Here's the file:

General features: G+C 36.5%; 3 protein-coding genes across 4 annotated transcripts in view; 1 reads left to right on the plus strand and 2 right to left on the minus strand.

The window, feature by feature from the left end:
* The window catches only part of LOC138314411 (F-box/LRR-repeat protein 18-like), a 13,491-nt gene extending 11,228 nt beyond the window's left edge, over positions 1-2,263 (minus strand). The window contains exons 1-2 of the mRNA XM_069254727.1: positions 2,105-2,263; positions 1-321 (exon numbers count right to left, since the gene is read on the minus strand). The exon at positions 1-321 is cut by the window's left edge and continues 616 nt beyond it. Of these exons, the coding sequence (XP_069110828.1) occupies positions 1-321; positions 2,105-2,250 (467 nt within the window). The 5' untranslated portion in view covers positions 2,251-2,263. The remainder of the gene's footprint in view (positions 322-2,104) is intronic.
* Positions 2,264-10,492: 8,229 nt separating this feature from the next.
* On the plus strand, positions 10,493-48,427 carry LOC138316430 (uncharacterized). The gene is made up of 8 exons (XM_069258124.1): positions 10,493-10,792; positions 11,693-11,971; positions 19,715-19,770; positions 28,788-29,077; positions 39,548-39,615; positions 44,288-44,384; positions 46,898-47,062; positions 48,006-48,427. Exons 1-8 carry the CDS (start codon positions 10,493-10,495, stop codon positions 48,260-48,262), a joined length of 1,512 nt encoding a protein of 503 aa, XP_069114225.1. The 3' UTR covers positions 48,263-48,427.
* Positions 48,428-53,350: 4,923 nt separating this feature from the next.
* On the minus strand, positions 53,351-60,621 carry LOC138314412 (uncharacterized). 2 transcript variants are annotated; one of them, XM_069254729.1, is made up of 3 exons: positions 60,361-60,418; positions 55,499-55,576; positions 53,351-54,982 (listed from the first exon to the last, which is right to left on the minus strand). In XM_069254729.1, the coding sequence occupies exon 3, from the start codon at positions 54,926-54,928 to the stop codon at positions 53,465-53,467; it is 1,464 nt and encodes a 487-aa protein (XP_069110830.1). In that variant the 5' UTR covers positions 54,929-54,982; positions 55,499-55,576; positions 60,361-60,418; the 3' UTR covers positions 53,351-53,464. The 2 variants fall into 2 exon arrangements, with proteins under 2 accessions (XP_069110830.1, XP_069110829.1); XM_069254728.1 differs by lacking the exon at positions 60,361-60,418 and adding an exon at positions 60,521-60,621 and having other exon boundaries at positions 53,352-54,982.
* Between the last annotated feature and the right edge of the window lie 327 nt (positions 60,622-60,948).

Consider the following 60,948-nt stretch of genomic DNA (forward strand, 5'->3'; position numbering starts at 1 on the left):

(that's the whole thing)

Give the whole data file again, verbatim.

General features: G+C 36.5%; 3 protein-coding genes across 4 annotated transcripts in view; 1 reads left to right on the plus strand and 2 right to left on the minus strand.

The window, feature by feature from the left end:
* The window catches only part of LOC138314411 (F-box/LRR-repeat protein 18-like), a 13,491-nt gene extending 11,228 nt beyond the window's left edge, over positions 1-2,263 (minus strand). The window contains exons 1-2 of the mRNA XM_069254727.1: positions 2,105-2,263; positions 1-321 (exon numbers count right to left, since the gene is read on the minus strand). The exon at positions 1-321 is cut by the window's left edge and continues 616 nt beyond it. Of these exons, the coding sequence (XP_069110828.1) occupies positions 1-321; positions 2,105-2,250 (467 nt within the window). The 5' untranslated portion in view covers positions 2,251-2,263. The remainder of the gene's footprint in view (positions 322-2,104) is intronic.
* Positions 2,264-10,492: 8,229 nt separating this feature from the next.
* On the plus strand, positions 10,493-48,427 carry LOC138316430 (uncharacterized). The gene is made up of 8 exons (XM_069258124.1): positions 10,493-10,792; positions 11,693-11,971; positions 19,715-19,770; positions 28,788-29,077; positions 39,548-39,615; positions 44,288-44,384; positions 46,898-47,062; positions 48,006-48,427. Exons 1-8 carry the CDS (start codon positions 10,493-10,495, stop codon positions 48,260-48,262), a joined length of 1,512 nt encoding a protein of 503 aa, XP_069114225.1. The 3' UTR covers positions 48,263-48,427.
* Positions 48,428-53,350: 4,923 nt separating this feature from the next.
* On the minus strand, positions 53,351-60,621 carry LOC138314412 (uncharacterized). 2 transcript variants are annotated; one of them, XM_069254729.1, is made up of 3 exons: positions 60,361-60,418; positions 55,499-55,576; positions 53,351-54,982 (listed from the first exon to the last, which is right to left on the minus strand). In XM_069254729.1, the coding sequence occupies exon 3, from the start codon at positions 54,926-54,928 to the stop codon at positions 53,465-53,467; it is 1,464 nt and encodes a 487-aa protein (XP_069110830.1). In that variant the 5' UTR covers positions 54,929-54,982; positions 55,499-55,576; positions 60,361-60,418; the 3' UTR covers positions 53,351-53,464. The 2 variants fall into 2 exon arrangements, with proteins under 2 accessions (XP_069110830.1, XP_069110829.1); XM_069254728.1 differs by lacking the exon at positions 60,361-60,418 and adding an exon at positions 60,521-60,621 and having other exon boundaries at positions 53,352-54,982.
* Between the last annotated feature and the right edge of the window lie 327 nt (positions 60,622-60,948).

Consider the following 60,948-nt stretch of genomic DNA (forward strand, 5'->3'; position numbering starts at 1 on the left):